While I loved all the 2-Tone bands and their take on UK life and politics, I was proud to have an American band featuring American themes and accents that I could connect with and look up to. According to an interview that Kevin Long, the lead singer of The Untouchables, conducted with BAM Magazine in late 1983, he placed the band squarely into an American context. "We're American. We don't sing in English accents. I have no particular affection for Union Jacks. We used to put up an American flag behind us onstage to let people know we're here, this is where we're from and this is where we want to make it."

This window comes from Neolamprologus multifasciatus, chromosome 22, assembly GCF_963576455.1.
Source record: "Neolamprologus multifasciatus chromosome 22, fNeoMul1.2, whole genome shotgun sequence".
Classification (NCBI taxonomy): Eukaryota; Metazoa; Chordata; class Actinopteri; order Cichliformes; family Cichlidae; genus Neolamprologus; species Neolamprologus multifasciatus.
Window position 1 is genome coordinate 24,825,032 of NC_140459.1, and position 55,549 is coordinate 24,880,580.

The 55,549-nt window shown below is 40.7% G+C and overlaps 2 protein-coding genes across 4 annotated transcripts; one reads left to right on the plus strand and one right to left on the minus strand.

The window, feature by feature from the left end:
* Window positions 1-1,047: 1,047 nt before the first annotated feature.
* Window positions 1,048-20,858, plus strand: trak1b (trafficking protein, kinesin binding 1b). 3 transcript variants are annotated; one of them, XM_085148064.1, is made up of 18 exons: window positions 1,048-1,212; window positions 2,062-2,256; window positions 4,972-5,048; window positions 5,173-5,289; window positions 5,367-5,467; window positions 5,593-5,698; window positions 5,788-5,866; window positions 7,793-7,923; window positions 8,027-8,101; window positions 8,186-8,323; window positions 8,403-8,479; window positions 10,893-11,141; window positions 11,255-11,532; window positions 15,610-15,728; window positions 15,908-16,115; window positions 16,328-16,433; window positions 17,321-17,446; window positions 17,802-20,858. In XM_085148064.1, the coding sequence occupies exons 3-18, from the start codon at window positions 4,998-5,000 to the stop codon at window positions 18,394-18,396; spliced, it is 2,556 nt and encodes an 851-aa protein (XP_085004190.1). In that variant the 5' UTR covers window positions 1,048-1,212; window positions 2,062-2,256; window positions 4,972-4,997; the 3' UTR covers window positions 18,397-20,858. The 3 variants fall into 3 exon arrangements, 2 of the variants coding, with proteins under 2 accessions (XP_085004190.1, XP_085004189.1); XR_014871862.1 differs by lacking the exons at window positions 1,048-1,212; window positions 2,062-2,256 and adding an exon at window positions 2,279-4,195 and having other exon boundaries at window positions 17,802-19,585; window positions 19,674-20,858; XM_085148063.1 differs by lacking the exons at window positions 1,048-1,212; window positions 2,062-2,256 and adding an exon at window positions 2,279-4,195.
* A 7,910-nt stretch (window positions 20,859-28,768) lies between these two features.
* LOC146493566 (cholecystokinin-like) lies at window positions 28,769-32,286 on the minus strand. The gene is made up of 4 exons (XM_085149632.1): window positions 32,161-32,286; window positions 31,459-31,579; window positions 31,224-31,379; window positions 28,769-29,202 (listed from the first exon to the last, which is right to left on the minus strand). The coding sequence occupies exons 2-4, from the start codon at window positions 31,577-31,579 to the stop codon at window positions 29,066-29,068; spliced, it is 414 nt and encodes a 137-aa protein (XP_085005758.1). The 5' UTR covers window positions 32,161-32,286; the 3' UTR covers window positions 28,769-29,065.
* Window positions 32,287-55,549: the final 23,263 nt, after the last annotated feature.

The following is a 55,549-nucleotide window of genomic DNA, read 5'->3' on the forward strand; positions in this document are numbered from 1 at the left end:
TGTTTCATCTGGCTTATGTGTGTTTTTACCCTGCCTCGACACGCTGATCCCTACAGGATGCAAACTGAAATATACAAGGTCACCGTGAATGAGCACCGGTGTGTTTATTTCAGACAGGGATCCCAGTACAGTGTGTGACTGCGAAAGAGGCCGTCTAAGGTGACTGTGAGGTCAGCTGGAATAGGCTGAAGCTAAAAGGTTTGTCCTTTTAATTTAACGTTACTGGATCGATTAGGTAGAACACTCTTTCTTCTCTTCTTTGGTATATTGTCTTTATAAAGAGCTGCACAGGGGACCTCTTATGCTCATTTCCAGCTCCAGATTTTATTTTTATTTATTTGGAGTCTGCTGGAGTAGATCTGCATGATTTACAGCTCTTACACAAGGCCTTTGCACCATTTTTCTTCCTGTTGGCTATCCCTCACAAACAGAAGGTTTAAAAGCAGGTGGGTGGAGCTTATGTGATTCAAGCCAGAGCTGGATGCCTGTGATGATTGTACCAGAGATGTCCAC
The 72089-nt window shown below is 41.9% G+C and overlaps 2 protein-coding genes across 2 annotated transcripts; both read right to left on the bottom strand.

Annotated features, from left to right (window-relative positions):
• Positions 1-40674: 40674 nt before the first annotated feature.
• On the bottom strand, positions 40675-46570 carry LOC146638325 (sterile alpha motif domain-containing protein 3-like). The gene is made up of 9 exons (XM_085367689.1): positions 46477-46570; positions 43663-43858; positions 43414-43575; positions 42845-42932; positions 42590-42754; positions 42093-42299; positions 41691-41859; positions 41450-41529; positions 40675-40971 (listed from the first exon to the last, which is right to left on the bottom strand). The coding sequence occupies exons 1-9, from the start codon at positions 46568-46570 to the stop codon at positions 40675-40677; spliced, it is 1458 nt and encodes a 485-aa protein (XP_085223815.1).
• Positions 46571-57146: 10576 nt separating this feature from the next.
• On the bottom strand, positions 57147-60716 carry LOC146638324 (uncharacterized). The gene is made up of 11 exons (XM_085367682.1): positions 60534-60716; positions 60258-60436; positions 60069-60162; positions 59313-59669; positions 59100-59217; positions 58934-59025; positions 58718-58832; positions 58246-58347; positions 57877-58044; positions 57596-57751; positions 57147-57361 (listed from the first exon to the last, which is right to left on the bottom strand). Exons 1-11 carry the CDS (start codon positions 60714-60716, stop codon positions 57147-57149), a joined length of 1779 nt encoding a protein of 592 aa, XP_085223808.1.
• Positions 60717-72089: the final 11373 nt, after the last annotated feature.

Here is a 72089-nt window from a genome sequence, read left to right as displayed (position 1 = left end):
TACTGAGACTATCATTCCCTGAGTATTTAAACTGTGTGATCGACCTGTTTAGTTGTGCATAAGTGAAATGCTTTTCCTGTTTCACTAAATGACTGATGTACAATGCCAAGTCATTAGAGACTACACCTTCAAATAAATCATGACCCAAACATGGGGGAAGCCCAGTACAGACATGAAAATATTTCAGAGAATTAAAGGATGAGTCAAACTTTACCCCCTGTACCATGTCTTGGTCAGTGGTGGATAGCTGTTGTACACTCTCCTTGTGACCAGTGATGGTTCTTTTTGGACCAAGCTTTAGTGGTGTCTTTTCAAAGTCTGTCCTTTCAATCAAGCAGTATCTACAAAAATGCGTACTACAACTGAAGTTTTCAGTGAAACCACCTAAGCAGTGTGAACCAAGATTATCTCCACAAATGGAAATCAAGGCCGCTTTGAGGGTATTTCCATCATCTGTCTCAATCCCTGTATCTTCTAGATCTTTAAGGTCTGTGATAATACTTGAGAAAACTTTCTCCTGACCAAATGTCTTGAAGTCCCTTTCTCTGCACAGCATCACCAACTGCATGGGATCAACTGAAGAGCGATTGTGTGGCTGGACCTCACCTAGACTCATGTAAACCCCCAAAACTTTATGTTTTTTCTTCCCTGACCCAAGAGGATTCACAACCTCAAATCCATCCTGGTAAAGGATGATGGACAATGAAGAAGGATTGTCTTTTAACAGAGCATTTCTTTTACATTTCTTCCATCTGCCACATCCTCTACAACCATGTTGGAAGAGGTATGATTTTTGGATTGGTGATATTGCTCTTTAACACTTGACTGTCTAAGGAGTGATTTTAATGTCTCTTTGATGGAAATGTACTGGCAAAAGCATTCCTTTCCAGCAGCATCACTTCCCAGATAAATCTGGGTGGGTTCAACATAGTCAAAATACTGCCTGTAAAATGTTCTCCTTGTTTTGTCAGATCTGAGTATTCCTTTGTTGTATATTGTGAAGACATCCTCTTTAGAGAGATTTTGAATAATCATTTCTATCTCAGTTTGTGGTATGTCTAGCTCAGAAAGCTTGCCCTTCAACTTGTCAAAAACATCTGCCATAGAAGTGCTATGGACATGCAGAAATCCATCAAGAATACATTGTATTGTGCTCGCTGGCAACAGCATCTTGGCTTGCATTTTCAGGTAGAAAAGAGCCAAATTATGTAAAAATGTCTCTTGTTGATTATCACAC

While it was not uncommon for working class blacks and whites to live, work and play music together in the Midlands of the UK, this was not true of the U.S. and particularly not the case in Los Angeles which was clearly divided into the black city neighborhoods like Watts and white suburbs of Orange County. As Long has noted in his excellent essay "Epicenter of a Scene" which chronicles the Los Angeles mod and ska scene, " Perhaps the most remarkable aspect of this scene -- more than the music and bands it spawned – was the emergence of an amazingly broad diversity of youth, arguably unlike any other music scene L.A. had witnessed before." This really made the rise of The Untouchables, who featured a majority of black members, a significant social phenomemnon in Los Angeles and the U.S.